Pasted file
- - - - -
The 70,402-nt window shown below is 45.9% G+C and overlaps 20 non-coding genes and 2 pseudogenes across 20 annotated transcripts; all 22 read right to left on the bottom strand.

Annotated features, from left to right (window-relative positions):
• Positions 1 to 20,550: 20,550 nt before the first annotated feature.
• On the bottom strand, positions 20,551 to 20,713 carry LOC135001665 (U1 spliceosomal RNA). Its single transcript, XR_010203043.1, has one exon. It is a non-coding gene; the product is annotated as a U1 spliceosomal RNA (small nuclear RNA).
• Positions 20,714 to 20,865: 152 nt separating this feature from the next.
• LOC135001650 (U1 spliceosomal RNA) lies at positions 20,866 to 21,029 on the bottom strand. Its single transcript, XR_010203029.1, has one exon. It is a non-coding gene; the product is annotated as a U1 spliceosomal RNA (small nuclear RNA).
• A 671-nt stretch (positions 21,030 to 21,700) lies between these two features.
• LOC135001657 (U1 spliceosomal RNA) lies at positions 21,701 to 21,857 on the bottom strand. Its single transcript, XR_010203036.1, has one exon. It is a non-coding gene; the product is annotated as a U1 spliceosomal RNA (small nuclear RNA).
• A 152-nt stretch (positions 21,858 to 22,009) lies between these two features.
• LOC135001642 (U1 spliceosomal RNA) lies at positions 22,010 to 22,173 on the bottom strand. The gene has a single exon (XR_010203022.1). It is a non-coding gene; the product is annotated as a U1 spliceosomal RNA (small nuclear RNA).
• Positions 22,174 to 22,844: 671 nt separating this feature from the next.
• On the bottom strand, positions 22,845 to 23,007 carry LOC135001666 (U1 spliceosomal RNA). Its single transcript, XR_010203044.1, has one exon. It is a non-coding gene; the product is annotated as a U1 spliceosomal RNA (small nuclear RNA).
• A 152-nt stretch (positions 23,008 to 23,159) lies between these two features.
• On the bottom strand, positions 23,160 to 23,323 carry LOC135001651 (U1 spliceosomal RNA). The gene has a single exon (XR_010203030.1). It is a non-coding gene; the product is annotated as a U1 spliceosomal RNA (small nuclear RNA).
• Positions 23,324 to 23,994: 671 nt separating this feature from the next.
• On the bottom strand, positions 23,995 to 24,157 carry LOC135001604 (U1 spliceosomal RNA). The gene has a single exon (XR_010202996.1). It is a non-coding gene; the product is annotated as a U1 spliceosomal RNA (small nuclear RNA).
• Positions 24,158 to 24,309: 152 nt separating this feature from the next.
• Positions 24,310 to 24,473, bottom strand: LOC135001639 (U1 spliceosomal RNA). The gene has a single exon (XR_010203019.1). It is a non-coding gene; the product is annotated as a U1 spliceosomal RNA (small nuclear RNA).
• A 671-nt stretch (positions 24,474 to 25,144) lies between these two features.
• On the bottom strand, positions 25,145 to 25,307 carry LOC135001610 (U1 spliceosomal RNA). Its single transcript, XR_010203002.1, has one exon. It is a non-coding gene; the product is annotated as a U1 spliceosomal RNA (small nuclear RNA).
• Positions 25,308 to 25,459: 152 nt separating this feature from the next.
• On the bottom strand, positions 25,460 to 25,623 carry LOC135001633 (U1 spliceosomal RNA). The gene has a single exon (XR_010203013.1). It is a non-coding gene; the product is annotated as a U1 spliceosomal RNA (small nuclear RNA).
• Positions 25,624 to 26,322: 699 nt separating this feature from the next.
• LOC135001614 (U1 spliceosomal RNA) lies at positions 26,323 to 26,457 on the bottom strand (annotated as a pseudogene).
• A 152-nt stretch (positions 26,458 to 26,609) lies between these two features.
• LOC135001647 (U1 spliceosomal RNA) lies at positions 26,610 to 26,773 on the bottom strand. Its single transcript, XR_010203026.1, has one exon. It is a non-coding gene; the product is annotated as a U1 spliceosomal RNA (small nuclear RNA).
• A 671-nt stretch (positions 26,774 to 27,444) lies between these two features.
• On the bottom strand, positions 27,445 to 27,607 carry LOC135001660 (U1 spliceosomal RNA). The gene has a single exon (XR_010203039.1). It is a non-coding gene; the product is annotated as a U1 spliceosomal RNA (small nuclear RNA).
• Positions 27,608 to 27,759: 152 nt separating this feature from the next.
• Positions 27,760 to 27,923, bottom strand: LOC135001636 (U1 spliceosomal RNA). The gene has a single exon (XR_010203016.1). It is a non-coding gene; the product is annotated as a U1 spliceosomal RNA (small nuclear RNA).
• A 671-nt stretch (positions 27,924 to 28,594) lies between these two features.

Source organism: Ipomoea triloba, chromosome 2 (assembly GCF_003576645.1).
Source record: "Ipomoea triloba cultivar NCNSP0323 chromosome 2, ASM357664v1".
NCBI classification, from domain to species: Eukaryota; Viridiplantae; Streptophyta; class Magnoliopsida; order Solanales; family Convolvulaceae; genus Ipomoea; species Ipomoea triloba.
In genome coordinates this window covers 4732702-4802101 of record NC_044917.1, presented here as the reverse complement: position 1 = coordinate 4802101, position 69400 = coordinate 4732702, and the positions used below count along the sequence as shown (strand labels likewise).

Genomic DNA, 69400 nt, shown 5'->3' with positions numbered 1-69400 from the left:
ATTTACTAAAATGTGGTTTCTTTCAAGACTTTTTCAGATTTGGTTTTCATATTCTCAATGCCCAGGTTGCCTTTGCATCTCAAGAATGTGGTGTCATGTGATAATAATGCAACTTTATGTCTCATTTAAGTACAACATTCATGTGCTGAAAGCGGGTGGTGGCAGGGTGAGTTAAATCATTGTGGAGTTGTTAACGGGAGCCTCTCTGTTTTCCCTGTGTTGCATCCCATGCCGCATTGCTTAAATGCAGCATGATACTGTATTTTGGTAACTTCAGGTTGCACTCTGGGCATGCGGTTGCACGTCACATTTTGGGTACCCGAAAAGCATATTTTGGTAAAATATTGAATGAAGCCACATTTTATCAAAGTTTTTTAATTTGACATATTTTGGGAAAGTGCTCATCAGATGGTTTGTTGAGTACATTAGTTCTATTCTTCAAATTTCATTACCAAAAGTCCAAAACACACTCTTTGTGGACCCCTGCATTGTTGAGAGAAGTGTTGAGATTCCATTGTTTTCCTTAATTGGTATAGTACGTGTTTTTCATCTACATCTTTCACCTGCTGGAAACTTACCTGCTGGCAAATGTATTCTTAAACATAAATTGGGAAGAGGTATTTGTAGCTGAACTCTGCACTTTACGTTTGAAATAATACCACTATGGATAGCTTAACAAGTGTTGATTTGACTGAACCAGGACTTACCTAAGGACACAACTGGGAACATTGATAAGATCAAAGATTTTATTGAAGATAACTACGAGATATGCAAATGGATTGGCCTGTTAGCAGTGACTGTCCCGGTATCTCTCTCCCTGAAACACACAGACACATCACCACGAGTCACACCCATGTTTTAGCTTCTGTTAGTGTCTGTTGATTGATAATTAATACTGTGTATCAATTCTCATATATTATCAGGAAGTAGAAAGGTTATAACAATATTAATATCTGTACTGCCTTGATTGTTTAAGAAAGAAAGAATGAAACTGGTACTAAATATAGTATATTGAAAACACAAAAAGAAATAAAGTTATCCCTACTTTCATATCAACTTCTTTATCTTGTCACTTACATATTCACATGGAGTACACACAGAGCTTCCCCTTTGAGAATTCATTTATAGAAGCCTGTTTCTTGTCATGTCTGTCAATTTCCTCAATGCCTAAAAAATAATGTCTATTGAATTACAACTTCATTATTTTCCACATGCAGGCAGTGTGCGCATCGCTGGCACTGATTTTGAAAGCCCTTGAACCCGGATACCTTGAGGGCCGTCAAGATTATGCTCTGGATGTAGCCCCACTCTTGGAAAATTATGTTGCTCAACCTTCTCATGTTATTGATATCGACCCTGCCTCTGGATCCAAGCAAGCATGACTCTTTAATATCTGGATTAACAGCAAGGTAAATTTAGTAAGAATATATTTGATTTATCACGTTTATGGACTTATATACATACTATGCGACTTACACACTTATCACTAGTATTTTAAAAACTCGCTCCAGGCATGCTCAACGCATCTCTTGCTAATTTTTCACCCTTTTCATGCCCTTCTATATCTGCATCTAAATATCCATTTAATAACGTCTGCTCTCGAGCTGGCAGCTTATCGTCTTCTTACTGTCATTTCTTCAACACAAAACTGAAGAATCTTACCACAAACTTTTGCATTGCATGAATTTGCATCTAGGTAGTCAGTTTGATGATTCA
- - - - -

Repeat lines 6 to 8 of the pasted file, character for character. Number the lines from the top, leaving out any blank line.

• LOC135001650 (U1 spliceosomal RNA) lies at positions 20,866 to 21,029 on the bottom strand. Its single transcript, XR_010203029.1, has one exon. It is a non-coding gene; the product is annotated as a U1 spliceosomal RNA (small nuclear RNA).
• A 671-nt stretch (positions 21,030 to 21,700) lies between these two features.
• LOC135001657 (U1 spliceosomal RNA) lies at positions 21,701 to 21,857 on the bottom strand. Its single transcript, XR_010203036.1, has one exon. It is a non-coding gene; the product is annotated as a U1 spliceosomal RNA (small nuclear RNA).